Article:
Monthly Archives: Jan 2014


19 Mistakes Entrepreneurs Make

It’s funny, when you reach a certain level of success, people assume you had an easy ride. I can tell you – it couldn’t be further from the truth.

Starting from my first venture as a 12-year old entrepreneur selling baseball cards via mail order – to where I am today – I’ve made more mistakes than I can count.

Now, what I’m not going to do is give you the same overdone quotes all motivations speakers do about making mistakes. Things like “well. Thomas Edison found 2,000 ways how NOT to create a light bulb”… or whatever that quote is.

Let’s just get real and cut the BS, shall we? Here are 19 real-world mistakes I’ve made over the years… and hopefully you can now avoid them too. Enjoy:

  1. Not raising my prices sooner. It took me almost 3 years to get up the nerve to charge more than $50 for a product. And the results with my very first product at $199 brought in $20,000 in 24 hours back in 2003.
  2. Infrequent emails. I used to only email once a month. Big mistake. You should contact your list at least once a week.
  3. Doing everything myself. Hiring Demetria over 10 years ago was the best decision I’ve made. You can’t do it all by yourself.
  4. Free event. I once did a big live in-person event and made it free. All it did was attract people who were not serious about their success. 
  5. Hiring a film crew without checking their references. They sucked.
  6. Not listening to my wife. She’s one of the smartest people I know… I should have brought her input into my business sooner.
  7. Traveling too much. I love speaking and while it helped my business, I can never get those days back with my family. It’s now been almost 2 years since I’ve traveled to speak at an event – and I’ve never been more content. 
  8. Stopped selling. For about a year, I stopped selling new products – and my revenue dipped. Duh!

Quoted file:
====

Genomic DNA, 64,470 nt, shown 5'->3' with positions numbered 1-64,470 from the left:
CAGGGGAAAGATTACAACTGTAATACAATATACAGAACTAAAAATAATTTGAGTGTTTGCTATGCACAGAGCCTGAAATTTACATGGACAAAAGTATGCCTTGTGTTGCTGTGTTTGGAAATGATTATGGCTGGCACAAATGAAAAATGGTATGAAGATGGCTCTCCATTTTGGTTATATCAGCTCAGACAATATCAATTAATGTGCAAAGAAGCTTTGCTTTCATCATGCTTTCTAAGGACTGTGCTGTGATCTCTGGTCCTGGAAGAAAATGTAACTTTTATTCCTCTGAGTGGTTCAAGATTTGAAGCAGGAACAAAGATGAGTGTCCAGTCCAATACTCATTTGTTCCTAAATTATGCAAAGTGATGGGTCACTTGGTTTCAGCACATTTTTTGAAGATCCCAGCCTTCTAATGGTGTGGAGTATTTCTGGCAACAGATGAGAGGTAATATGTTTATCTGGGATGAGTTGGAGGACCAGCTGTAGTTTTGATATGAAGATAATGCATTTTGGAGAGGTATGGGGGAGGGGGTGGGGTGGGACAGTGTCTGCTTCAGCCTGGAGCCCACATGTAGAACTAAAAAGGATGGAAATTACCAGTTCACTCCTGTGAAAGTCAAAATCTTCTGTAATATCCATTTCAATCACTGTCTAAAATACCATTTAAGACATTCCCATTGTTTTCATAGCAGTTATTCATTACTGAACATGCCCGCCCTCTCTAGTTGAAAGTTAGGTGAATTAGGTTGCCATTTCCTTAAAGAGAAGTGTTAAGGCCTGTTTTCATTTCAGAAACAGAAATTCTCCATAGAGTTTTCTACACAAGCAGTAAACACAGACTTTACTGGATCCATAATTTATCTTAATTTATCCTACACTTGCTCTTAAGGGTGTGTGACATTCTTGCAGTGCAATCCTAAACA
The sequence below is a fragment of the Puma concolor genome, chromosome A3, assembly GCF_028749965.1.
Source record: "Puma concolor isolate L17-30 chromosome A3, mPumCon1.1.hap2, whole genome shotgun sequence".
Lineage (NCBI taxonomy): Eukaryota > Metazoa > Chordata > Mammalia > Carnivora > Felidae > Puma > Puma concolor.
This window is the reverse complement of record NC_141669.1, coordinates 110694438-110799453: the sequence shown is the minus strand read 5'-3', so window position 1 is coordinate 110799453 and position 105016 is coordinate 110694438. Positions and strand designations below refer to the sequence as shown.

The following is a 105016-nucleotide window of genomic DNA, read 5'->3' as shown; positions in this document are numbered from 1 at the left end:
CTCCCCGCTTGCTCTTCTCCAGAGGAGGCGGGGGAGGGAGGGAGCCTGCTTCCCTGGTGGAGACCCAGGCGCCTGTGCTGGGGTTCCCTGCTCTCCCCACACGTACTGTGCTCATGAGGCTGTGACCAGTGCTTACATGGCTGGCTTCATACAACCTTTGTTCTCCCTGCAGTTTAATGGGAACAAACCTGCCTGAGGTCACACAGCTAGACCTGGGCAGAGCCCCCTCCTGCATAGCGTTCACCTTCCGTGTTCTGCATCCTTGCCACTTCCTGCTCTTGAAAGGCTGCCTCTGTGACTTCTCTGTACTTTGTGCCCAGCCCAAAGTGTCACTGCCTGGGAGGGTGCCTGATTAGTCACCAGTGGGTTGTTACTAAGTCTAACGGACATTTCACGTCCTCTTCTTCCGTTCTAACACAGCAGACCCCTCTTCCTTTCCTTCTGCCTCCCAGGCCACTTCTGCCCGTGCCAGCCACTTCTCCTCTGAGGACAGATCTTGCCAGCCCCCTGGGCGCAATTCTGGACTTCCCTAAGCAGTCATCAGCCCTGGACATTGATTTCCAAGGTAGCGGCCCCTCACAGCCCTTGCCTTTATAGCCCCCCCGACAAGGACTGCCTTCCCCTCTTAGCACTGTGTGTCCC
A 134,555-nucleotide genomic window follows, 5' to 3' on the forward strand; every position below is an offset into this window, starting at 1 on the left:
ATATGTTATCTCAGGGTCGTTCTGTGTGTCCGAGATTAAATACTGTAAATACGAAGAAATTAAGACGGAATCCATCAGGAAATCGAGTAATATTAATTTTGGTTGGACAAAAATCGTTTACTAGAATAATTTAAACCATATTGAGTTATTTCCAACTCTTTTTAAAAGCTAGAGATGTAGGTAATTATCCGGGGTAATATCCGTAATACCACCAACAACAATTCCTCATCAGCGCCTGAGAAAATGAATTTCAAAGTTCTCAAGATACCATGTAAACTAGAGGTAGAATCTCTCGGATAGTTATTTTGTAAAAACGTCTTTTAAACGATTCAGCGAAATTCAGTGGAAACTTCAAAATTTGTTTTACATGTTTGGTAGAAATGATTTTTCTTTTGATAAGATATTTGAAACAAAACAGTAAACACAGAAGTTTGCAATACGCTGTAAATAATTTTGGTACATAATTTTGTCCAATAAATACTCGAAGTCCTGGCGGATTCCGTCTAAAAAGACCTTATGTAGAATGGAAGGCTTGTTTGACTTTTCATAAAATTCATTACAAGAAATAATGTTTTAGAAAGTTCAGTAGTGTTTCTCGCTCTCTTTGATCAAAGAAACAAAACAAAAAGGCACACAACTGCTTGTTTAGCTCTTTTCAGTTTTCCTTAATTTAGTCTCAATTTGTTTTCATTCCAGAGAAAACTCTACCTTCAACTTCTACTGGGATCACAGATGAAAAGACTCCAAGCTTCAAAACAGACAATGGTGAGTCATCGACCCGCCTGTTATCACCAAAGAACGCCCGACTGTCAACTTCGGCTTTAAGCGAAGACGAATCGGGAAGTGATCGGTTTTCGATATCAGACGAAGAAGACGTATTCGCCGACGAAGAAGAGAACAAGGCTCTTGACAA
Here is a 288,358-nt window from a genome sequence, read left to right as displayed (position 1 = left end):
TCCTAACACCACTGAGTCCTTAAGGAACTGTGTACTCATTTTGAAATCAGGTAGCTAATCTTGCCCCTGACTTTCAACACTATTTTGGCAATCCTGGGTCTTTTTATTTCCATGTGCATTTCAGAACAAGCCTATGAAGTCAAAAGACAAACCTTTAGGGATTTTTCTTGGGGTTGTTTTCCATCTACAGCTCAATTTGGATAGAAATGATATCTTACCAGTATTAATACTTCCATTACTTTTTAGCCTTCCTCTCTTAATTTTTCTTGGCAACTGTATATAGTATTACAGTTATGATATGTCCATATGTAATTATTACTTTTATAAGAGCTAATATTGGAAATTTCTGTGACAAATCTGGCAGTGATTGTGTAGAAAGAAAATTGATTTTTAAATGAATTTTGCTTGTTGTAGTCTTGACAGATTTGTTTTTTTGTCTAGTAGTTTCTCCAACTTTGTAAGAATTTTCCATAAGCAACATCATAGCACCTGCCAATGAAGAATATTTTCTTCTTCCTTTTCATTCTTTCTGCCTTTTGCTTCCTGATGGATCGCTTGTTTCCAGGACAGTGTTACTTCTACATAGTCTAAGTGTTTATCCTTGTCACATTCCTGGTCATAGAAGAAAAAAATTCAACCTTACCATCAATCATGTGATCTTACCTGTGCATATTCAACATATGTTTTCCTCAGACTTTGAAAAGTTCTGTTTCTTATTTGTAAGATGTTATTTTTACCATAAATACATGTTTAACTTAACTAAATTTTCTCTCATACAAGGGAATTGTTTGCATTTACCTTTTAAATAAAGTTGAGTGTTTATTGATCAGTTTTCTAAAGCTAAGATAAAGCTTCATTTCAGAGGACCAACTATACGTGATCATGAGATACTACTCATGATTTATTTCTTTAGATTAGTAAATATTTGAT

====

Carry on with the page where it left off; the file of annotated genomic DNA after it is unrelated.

9. Hung out with wrong people. You have to surround yourself with not only smart, motivated people.. but people with a good soul. 
  10. Created generic product. Every product or program must have a good hook.
  11. Held onto grudges. One guy really screwed me over and I let the anger consume me for almost a year. When I let it go, I felt so much better.
  12. Didn’t test enough. In an effort to get out quickly, I put out a software program with a bug… and it wasn’t pretty.
  13. Tried to be too creative. Tried products that veered to far away from what was already proven. Instead, it’s much smarter to follow what’s already working – but just improve it.
  14. Expensive overhead. For three years, I had an office space that was way too big, expesive and unnecessary. It only subtracted from my profits.
  15. Went against nature. I’m naturally a “starter” but tried to be more of a project manager. Bad idea. Now I focus on my creative strengths and bring on people who are “finishers”.
  16. Working with sociopaths. Internet marketing.. ’nuff said.
  17. Not list-building. It’s about doing something to expand your reach, day in and day out – and I forgot that rule.
  18. No application process. I did a big-ticket mastermind years ago, and didn’t have an application process. Some of the members should not have been in there.
  19. Drank my own kool-aid. I started to think, “hey I’m Ryan Lee and everything I do is awesome”. Ummm,… I was really, really wrong on that one.

Really, I’m just scratching the surface.

Life and business has it’s fair share of ups and downs. And as an entrepreneur, taking some risks is inherent. It’s simply a part of the game.

And look, we all screw up and make mistakes. It WILL happen.

When you do make a mistake – you can get upset for a few minutes and then you must move on. But what you can’t do is lock yourself in a dark room for a month hysterically crying. And then never try again.

The real key to success is learning from your mistakes and NOT repeating it. Then, keep moving your feet.

And don’t let any setbacks stop you from achieving your dreams. Ever.


P.S. If this resonated with you, please like, share or tweet below.

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Live More

I’m often asked about the secret to coming up with innovative and creative new ideas. My answer… live more.